But I, who was not nineteen, and the mirror of whose heart—to pursue my metaphor—was dulled, warped, and cracked with much ill-usage, grew sick of the boy's enthusiasm and the monotony of a conversation which I could divert into no other channel from that upon which it had been started by a little slip of a girl with hair of gold and sapphire eyes—I use Andrea's words. And so I rose, and bidding him take root in the tavern, if so it pleased his fancy, I left him there.
Wrapped in my cloak, for the air was raw and damp, I strode aimlessly along, revolving in my mind what had befallen at the Connetable that morning, and speculating upon the issue that this quaint affair might have. In matters of love, or rather, of matrimony—which is not quite the same thing—opposition is common enough. But the opposers are usually members of either of the interested families. Now the families—that is to say, the heads of the families—being agreed and even anxious to bring about the union of Yvonne de Canaples and Andrea de Mancini, it was something new to have a cabal of persons who, from motives of principle—as St. Auban had it—should oppose the alliance so relentlessly as to even resort to violence if no other means occurred to them. It seemed vastly probable that Andrea would be disposed of by a knife in the back, and more than probable that a like fate would be reserved for me, since I had constituted myself his guardian angel. For my own part, however, I had a pronounced distaste to ending my days in so unostentatious a fashion. I had also a notion that I should prove an exceedingly difficult person to assassinate, and that those who sought to slip a knife into me would find my hide peculiarly tough, and my hand peculiarly ready to return the compliment.
So deeply did I sink into ponderings of this character that it was not until two hours afterwards that I again found myself drawing near the Connetable.
I reached the inn to find by the door a coach, and by that coach Andrea; he stood bareheaded, despite the cold, conversing, with all outward semblances of profound respect, with those within it.
So engrossed was he and so ecstatic, that my approach was unheeded, and when presently I noted that the coach was Mademoiselle de Canaples's, I ceased to wonder at the boy's unconsciousness of what took place around him.
Clearly the farrier had been found at last, and the horse shod afresh during my absence. Loath to interrupt so pretty a scene, I waited, aloof, until these adieux should be concluded, and whilst I waited there came to me from the carriage a sweet, musical voice that was not Yvonne's.
"May we not learn at least, Monsieur, the name of the gentleman to whose courtesy we are indebted for having spent the past two hours without discomfort?"
"My name, Mademoiselle, is Andrea de Mancini, that of the humblest of your servants, and one to whom your thanks are a more than lavish payment for the trivial service he may have been fortunate enough to render you."
Dame! What glibness doth a tongue acquire at Court!
"M. Andrea de Mancini?" came Yvonne's voice in answer. "Surely a relative of the Lord Cardinal?"
"His nephew, Mademoiselle."
"Ah! My father, sir, is a great admirer of your uncle."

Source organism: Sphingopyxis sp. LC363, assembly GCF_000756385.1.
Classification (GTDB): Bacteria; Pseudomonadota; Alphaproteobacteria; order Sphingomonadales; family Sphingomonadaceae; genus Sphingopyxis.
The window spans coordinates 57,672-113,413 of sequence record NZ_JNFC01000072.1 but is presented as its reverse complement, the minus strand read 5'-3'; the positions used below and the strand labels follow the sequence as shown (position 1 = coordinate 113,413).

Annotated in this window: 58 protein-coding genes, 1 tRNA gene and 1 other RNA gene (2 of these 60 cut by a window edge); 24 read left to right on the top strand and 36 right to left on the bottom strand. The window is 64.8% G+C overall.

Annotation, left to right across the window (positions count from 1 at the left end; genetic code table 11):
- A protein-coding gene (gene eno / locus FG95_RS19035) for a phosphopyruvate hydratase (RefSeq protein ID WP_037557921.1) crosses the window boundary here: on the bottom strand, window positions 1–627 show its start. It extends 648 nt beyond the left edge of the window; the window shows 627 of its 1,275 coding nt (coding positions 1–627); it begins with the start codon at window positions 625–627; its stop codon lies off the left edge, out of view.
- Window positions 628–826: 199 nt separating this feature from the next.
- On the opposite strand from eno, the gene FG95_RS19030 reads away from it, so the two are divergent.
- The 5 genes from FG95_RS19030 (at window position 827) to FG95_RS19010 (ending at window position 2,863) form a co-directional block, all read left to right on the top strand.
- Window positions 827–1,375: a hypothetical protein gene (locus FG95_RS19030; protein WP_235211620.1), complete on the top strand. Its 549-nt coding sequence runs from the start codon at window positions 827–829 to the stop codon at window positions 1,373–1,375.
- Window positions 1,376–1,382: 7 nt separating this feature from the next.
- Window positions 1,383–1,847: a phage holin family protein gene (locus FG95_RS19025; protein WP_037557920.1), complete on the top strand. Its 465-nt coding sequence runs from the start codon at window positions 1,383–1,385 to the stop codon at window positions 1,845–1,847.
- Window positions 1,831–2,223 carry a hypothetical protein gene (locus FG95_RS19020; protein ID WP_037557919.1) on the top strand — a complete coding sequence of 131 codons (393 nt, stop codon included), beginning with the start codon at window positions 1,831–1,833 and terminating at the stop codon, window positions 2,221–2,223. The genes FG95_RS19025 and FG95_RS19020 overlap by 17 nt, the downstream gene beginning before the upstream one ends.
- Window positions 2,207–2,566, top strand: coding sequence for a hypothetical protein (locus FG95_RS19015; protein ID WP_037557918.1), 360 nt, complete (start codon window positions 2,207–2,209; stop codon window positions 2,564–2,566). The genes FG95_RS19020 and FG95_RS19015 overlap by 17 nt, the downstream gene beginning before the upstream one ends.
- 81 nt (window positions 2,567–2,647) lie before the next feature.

From the half-caressing tone, as much as from the very words she uttered, I inferred that she was in ignorance of the compact into which his Eminence had entered with her father—a bargain whereof she was herself a part.
"I am rejoiced, indeed, Mademoiselle," replied Andrea with a bow, as though the compliment had been paid to him. "Am I indiscreet in asking the name of Monsieur your father?"
"Indiscreet! Nay, Monsieur. You have a right to learn the name of those who are under an obligation to you. My father is the Chevalier de Canaples, of whom it is possible that you may have heard. I am Yvonne de Canaples, of whom it is unlikely that you should have heard, and this is my sister Genevieve, whom a like obscurity envelops."
The boy's lips moved, but no sound came from them, whilst his cheeks went white and red by turns. His courtliness of a moment ago had vanished, and he stood sheepish and gauche as a clown. At length he so far mastered himself as to bow and make a sign to the coachman, who thereupon gathered up his reins.
"You are going presumably to Blois?" he stammered with a nervous laugh, as if the journey were a humorous proceeding.
"Yes, Monsieur," answered Genevieve, "we are going home."
"Why, then, it is possible that we shall meet again. I, too, am travelling in that direction. A bientot, Mesdemoiselles!"
The whip cracked, the coach began to move, and the creaking of its wheels drowned, so far as I was concerned, the female voices that answered his farewell. The coachman roused his horses into an amble; the amble became a trot, and the vehicle vanished round a corner. Some few idlers stopped to gaze stupidly after it, but not half so stupidly as did my poor Andrea, standing bareheaded where the coach had left him.
I drew near, and laid my hand on his shoulder; at the touch he started like one awakened suddenly, and looked up.
"Ah—you are returned, Gaston."
"To find that you have made a discovery, and are overwhelmed by your error."
"Yes—that of falling in love with the wrong one. Helas, it is but one of those ironical jests wherewith Fate amuses herself at every step of our lives. Had you fallen in love with Yvonne—and it passes my understanding why you did not—everything would have gone smoothly with your wooing. Unfortunately, you have a preference for fair hair—"
"Have done," he interrupted peevishly. "What does it signify? To the devil with Mazarin's plans!"
"So you said this morning."
"Yes, when I did not even dream her name was Canaples."